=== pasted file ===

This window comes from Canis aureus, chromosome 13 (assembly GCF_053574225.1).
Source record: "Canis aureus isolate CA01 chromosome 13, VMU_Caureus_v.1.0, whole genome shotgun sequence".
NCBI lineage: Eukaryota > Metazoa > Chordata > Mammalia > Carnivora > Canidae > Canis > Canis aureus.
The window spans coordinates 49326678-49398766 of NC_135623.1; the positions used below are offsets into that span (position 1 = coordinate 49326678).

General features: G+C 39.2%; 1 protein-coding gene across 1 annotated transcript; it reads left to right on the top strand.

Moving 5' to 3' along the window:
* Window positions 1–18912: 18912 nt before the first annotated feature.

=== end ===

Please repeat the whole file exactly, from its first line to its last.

This window comes from Canis aureus, chromosome 13 (assembly GCF_053574225.1).
Source record: "Canis aureus isolate CA01 chromosome 13, VMU_Caureus_v.1.0, whole genome shotgun sequence".
NCBI lineage: Eukaryota > Metazoa > Chordata > Mammalia > Carnivora > Canidae > Canis > Canis aureus.
The window spans coordinates 49326678-49398766 of NC_135623.1; the positions used below are offsets into that span (position 1 = coordinate 49326678).

General features: G+C 39.2%; 1 protein-coding gene across 1 annotated transcript; it reads left to right on the top strand.

Moving 5' to 3' along the window:
* Window positions 1–18912: 18912 nt before the first annotated feature.